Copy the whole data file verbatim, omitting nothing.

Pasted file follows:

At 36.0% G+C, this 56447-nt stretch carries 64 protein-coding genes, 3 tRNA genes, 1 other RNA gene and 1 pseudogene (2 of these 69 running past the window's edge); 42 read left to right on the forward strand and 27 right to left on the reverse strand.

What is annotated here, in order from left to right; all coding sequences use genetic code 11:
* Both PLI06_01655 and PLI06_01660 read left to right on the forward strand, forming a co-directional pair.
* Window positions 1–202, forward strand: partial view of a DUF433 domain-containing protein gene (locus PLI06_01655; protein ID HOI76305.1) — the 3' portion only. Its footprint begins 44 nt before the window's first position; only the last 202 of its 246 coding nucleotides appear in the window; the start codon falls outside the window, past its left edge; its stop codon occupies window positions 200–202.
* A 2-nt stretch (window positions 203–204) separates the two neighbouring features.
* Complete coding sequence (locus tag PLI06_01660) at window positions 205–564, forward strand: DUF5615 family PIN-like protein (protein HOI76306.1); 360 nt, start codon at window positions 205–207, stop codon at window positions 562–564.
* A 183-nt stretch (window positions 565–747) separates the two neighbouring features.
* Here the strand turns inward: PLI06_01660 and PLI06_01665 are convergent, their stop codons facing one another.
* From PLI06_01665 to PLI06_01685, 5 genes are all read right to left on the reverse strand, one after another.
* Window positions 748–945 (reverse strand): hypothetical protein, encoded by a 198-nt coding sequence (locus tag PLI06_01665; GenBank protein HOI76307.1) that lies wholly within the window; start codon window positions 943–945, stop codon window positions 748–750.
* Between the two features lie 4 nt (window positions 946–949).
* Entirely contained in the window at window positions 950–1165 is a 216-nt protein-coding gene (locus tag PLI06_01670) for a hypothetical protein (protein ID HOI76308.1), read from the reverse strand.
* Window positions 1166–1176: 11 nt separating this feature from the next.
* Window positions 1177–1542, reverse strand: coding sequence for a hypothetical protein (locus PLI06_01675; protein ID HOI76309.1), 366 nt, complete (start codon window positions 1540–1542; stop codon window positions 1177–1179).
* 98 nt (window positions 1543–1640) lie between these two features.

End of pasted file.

At 36.0% G+C, this 56447-nt stretch carries 64 protein-coding genes, 3 tRNA genes, 1 other RNA gene and 1 pseudogene (2 of these 69 running past the window's edge); 42 read left to right on the forward strand and 27 right to left on the reverse strand.

What is annotated here, in order from left to right; all coding sequences use genetic code 11:
* Both PLI06_01655 and PLI06_01660 read left to right on the forward strand, forming a co-directional pair.
* Window positions 1–202, forward strand: partial view of a DUF433 domain-containing protein gene (locus PLI06_01655; protein ID HOI76305.1) — the 3' portion only. Its footprint begins 44 nt before the window's first position; only the last 202 of its 246 coding nucleotides appear in the window; the start codon falls outside the window, past its left edge; its stop codon occupies window positions 200–202.
* A 2-nt stretch (window positions 203–204) separates the two neighbouring features.
* Complete coding sequence (locus tag PLI06_01660) at window positions 205–564, forward strand: DUF5615 family PIN-like protein (protein HOI76306.1); 360 nt, start codon at window positions 205–207, stop codon at window positions 562–564.
* A 183-nt stretch (window positions 565–747) separates the two neighbouring features.
* Here the strand turns inward: PLI06_01660 and PLI06_01665 are convergent, their stop codons facing one another.
* From PLI06_01665 to PLI06_01685, 5 genes are all read right to left on the reverse strand, one after another.
* Window positions 748–945 (reverse strand): hypothetical protein, encoded by a 198-nt coding sequence (locus tag PLI06_01665; GenBank protein HOI76307.1) that lies wholly within the window; start codon window positions 943–945, stop codon window positions 748–750.
* Between the two features lie 4 nt (window positions 946–949).
* Entirely contained in the window at window positions 950–1165 is a 216-nt protein-coding gene (locus tag PLI06_01670) for a hypothetical protein (protein ID HOI76308.1), read from the reverse strand.
* Window positions 1166–1176: 11 nt separating this feature from the next.
* Window positions 1177–1542, reverse strand: coding sequence for a hypothetical protein (locus PLI06_01675; protein ID HOI76309.1), 366 nt, complete (start codon window positions 1540–1542; stop codon window positions 1177–1179).
* 98 nt (window positions 1543–1640) lie between these two features.